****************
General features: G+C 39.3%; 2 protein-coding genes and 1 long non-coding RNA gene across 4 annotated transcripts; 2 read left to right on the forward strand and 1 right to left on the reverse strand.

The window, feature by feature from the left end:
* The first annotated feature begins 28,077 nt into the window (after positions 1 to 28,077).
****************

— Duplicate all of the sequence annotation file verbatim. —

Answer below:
General features: G+C 39.3%; 2 protein-coding genes and 1 long non-coding RNA gene across 4 annotated transcripts; 2 read left to right on the forward strand and 1 right to left on the reverse strand.

The window, feature by feature from the left end:
* The first annotated feature begins 28,077 nt into the window (after positions 1 to 28,077).